I had mixed feelings about that. Of course I want my friends to see me as helpful and reliable, but I hadn't realized I "didn't have to work." In fact, I could have sworn I'd stayed up until 3:00 A.M. just that morning to help one of my many clients finish a last-minute editing project.
I know I'm not the only freelancer who runs into this dilemma. Many of the writers I know who work from home report that their friends and family members feel free to call, drop by, or ask them to run errands during the days.
These same people, of course, would never dream of barging into a brick-and-mortar workplace with similar demands.
So, what can you do if your loved ones treat you as though you don't have a "real" job?
These suggestions may help.
1. Commit to working a certain number of hours. Right now, my goal is a 50-hour work week: Eight hours Monday through Friday with half days on the weekend. I allow for some flexibility, for instance, if I have a daytime appointment, I might work a half day on Tuesday and a full day on Saturday, but the 50 hours is non-negotiable. Knowing that I'm accountable for those hours makes it easier to plan my time and set boundaries.
2. Practice saying "no." No is a word that doesn't come easily to most women and many men. We've been told that it's wrong to appear harsh, uncompromising, or perhaps worst of all, indifferent to the needs of others. When we do say no, we try to sugarcoat the message with excuses or promises of assistance in the future. The truth is, when you can't do something, it's okay to say no and leave it at that. Stand in front of the mirror and practice saying, "I'm sorry; I won't be able to help you with that." Keep saying it until the words come naturally.
3. Educate friends and family. Other people generally teach us exactly as we teach them to treat us. If a behavior is unacceptable, they can't figure that out by reading our minds. Instead, you have to say, "I can't talk right now because I'm working. I'll finish up around 6:00," or "I can't run errands for you Monday because I work during the daytime." If you set clear boundaries and stand by them, the people who care about you will learn to respect them.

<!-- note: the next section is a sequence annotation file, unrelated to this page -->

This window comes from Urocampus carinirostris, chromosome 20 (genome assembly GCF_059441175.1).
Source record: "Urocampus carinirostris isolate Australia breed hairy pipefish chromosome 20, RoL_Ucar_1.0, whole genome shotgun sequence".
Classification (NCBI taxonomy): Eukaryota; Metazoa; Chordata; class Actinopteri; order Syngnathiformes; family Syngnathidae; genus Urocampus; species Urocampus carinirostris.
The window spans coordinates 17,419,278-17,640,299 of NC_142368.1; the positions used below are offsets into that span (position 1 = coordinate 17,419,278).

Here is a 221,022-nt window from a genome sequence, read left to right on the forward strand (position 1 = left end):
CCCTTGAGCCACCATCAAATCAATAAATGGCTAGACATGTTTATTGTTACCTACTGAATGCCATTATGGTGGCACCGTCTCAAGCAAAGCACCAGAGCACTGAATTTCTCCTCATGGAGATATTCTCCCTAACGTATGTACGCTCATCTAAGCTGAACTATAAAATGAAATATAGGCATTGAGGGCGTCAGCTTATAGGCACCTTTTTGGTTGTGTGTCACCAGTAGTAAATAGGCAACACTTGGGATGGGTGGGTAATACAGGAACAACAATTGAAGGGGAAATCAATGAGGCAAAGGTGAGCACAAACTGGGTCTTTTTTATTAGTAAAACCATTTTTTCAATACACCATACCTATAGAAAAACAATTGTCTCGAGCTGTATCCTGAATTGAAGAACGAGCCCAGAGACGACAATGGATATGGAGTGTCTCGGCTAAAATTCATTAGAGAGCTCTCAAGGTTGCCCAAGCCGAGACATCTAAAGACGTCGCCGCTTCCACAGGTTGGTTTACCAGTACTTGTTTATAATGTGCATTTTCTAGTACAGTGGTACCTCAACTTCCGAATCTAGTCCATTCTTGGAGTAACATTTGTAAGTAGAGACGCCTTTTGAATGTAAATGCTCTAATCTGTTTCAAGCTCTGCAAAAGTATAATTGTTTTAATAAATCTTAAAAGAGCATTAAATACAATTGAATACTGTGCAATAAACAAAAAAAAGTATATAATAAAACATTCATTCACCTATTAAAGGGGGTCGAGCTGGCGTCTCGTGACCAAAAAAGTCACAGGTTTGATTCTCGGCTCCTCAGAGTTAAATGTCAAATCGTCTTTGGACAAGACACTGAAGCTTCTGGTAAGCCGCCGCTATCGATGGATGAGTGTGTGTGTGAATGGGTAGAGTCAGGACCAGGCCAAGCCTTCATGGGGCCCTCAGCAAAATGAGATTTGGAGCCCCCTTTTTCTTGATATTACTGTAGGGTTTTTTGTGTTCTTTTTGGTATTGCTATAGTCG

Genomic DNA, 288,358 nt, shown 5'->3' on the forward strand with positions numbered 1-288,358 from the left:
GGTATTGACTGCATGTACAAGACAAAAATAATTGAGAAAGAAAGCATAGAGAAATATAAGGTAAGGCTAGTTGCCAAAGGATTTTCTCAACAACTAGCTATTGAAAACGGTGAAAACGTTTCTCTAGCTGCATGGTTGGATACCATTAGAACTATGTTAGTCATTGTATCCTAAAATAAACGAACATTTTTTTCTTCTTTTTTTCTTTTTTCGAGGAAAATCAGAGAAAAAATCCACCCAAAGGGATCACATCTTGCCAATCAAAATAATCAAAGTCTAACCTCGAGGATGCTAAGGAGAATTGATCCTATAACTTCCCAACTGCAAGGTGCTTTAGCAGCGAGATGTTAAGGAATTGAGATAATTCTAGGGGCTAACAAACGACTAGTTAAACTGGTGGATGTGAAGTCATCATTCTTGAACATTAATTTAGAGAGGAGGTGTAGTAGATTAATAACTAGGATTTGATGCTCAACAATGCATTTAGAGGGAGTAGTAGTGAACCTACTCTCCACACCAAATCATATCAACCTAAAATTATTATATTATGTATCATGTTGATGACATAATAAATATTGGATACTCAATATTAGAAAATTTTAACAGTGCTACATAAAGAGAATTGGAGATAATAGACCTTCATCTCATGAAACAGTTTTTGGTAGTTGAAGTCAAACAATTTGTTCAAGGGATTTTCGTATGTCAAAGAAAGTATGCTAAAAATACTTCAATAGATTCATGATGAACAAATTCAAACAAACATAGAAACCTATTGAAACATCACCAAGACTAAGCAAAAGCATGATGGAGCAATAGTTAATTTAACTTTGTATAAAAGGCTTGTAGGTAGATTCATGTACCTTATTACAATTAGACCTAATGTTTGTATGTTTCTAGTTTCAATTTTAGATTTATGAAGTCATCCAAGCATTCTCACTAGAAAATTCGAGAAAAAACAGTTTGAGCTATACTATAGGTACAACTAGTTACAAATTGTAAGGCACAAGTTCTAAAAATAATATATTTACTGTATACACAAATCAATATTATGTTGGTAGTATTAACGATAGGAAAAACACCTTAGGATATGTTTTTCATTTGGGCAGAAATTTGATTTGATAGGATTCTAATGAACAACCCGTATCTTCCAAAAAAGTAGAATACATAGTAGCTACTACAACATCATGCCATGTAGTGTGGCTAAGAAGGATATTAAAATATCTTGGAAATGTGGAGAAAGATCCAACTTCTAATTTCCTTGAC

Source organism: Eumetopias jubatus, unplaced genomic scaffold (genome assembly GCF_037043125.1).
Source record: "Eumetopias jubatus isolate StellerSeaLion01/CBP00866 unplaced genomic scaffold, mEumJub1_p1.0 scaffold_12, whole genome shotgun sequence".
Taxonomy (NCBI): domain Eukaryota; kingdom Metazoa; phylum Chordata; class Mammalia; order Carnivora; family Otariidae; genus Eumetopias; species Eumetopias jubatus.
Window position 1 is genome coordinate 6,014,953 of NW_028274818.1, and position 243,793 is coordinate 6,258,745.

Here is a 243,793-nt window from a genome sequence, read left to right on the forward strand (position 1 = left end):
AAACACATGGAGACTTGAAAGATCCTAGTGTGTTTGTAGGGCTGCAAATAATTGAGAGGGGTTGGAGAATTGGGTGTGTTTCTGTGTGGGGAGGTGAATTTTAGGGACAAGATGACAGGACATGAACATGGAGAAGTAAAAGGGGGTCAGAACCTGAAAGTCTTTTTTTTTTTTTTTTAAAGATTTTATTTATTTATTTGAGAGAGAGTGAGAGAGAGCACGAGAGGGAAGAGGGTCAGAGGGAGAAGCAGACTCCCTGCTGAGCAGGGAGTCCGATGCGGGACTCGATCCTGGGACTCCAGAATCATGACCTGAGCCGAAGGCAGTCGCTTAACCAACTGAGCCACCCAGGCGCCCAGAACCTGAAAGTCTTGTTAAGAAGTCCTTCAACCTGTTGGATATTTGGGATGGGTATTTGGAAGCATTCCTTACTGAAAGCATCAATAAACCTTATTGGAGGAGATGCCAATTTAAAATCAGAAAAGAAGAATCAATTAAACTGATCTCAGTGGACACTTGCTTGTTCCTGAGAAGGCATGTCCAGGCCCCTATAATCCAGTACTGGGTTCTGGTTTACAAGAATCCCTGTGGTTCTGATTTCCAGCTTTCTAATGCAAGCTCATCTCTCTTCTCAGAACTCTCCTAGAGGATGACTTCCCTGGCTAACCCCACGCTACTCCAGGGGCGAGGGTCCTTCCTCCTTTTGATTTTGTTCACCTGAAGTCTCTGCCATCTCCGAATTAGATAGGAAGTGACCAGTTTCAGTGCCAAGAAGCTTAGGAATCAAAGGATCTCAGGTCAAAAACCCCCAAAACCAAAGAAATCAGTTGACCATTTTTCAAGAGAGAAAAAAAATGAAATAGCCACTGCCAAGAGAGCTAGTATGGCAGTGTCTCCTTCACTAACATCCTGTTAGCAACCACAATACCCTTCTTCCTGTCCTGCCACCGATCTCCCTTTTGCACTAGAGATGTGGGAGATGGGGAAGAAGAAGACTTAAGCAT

4. Make yourself unavailable. If you're tired of explaining to your mother for the hundredth time that you don't have time to talk during the days, simply turn off the phone. I have different phone numbers for personal use and business use, and I frequently silence or just plain ignore my personal phone until my work day is over. I also make myself unavailable on Skype unless I'm scheduled to receive a call from a client.
5. Beware of email. I get many emails from my friends. They send me personal messages, jokes, warning about dangers that are nothing but urban legends, quotes, and all other manner of communications. I've set a rule that I don't read or respond to email messages from friends or family until my work day is over. I check my email several times a day--that's how most of my clients choose to contact me--but I only respond to business-related messages.
6. Delegate when possible. Use your imagination. Even if you're a one-person business, you can still find a way to enlist outside help. One of my friends, for instance, has a grandmother who likes to get out during the days. The problem is that her grandmother does not have a car, so my friend was drafted to provide transportation. After a few miserable weeks of getting very little done, my friend finally hired a senior companion service to take her grandmother to run errands twice a week. Now everyone is happy, and my friend is only on tap for emergencies.
Work-at-home professionals frequently have to deal with others' mistaken beliefs that working from home means not working at all. If you're a freelance writer, it's up to you to set and maintain the boundaries you need to keep the clients and the money flowing.